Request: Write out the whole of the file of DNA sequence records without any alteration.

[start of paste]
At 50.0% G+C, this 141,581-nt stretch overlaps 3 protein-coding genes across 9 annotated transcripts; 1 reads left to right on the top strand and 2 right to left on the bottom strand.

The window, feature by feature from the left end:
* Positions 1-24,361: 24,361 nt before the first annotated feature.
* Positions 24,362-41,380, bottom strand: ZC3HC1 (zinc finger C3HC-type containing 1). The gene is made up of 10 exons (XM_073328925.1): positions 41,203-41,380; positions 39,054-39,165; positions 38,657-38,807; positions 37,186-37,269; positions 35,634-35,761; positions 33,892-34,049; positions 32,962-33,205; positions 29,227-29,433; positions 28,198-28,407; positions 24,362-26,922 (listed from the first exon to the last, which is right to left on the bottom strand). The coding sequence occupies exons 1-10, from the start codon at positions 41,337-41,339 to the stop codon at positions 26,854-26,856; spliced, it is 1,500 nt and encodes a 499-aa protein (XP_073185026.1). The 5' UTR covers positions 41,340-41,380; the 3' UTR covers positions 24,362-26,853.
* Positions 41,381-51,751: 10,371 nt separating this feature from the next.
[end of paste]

At 50.0% G+C, this 141,581-nt stretch overlaps 3 protein-coding genes across 9 annotated transcripts; 1 reads left to right on the top strand and 2 right to left on the bottom strand.

The window, feature by feature from the left end:
* Positions 1-24,361: 24,361 nt before the first annotated feature.
* Positions 24,362-41,380, bottom strand: ZC3HC1 (zinc finger C3HC-type containing 1). The gene is made up of 10 exons (XM_073328925.1): positions 41,203-41,380; positions 39,054-39,165; positions 38,657-38,807; positions 37,186-37,269; positions 35,634-35,761; positions 33,892-34,049; positions 32,962-33,205; positions 29,227-29,433; positions 28,198-28,407; positions 24,362-26,922 (listed from the first exon to the last, which is right to left on the bottom strand). The coding sequence occupies exons 1-10, from the start codon at positions 41,337-41,339 to the stop codon at positions 26,854-26,856; spliced, it is 1,500 nt and encodes a 499-aa protein (XP_073185026.1). The 5' UTR covers positions 41,340-41,380; the 3' UTR covers positions 24,362-26,853.
* Positions 41,381-51,751: 10,371 nt separating this feature from the next.